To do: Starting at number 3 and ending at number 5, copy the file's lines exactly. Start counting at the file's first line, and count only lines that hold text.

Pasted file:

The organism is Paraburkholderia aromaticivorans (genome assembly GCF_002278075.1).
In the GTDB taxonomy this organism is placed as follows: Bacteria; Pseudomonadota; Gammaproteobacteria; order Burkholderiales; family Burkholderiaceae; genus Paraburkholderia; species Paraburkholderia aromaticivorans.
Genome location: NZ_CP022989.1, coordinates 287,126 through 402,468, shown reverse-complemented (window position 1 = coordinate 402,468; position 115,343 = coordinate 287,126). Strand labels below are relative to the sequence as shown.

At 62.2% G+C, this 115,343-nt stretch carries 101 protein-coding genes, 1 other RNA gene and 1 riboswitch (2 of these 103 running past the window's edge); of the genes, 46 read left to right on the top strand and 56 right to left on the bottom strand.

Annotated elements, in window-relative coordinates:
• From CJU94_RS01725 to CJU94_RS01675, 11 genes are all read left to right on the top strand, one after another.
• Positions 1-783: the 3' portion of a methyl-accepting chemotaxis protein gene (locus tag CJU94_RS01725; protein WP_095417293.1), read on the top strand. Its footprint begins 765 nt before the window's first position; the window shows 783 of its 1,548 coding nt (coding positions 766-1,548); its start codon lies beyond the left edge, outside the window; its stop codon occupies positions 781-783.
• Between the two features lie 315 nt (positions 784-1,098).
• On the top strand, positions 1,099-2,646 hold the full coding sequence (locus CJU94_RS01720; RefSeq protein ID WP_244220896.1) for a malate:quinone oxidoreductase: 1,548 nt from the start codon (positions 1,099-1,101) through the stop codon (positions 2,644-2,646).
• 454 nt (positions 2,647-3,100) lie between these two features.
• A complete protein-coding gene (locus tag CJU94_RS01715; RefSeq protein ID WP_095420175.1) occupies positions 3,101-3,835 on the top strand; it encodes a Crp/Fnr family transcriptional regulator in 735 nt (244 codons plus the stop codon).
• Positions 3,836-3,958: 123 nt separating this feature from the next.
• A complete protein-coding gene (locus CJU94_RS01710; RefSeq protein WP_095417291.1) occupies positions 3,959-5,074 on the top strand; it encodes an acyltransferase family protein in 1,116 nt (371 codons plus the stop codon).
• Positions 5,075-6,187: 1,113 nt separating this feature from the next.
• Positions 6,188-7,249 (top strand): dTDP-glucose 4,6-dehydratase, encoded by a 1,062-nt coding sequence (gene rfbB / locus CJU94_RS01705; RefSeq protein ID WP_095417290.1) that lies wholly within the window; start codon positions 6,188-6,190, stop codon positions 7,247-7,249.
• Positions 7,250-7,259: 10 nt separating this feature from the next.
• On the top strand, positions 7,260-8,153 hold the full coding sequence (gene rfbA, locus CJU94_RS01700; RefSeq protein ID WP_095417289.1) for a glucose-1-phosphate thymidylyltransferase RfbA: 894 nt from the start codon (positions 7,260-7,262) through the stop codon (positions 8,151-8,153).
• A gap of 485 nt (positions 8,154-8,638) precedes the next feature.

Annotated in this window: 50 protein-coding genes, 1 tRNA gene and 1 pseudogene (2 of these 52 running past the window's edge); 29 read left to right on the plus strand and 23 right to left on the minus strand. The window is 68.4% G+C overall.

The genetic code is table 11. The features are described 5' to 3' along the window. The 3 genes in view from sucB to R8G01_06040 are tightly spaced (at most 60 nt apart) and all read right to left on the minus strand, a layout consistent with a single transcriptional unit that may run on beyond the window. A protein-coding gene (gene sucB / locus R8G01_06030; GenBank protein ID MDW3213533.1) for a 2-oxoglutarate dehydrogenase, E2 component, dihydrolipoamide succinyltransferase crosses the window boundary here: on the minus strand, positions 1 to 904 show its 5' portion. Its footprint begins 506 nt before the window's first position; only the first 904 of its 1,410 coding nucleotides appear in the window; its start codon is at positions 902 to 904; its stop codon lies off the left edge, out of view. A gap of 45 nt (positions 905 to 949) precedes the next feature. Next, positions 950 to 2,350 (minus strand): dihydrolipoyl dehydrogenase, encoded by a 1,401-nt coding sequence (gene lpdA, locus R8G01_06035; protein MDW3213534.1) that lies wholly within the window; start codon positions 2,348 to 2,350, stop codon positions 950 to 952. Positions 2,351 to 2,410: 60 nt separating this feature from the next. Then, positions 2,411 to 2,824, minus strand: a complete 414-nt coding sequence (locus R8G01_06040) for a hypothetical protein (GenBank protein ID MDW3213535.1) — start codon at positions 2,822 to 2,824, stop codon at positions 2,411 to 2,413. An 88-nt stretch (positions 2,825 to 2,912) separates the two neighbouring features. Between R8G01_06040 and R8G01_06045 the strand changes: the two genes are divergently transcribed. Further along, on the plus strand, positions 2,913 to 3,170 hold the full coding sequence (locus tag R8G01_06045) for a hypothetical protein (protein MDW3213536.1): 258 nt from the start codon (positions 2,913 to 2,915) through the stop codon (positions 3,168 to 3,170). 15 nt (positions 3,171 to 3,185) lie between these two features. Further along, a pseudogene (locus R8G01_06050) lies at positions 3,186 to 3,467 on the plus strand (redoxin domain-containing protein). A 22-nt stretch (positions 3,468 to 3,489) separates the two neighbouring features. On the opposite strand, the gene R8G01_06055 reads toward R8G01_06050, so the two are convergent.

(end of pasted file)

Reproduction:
Genome location: NZ_CP022989.1, coordinates 287,126 through 402,468, shown reverse-complemented (window position 1 = coordinate 402,468; position 115,343 = coordinate 287,126). Strand labels below are relative to the sequence as shown.

At 62.2% G+C, this 115,343-nt stretch carries 101 protein-coding genes, 1 other RNA gene and 1 riboswitch (2 of these 103 running past the window's edge); of the genes, 46 read left to right on the top strand and 56 right to left on the bottom strand.

Annotated elements, in window-relative coordinates: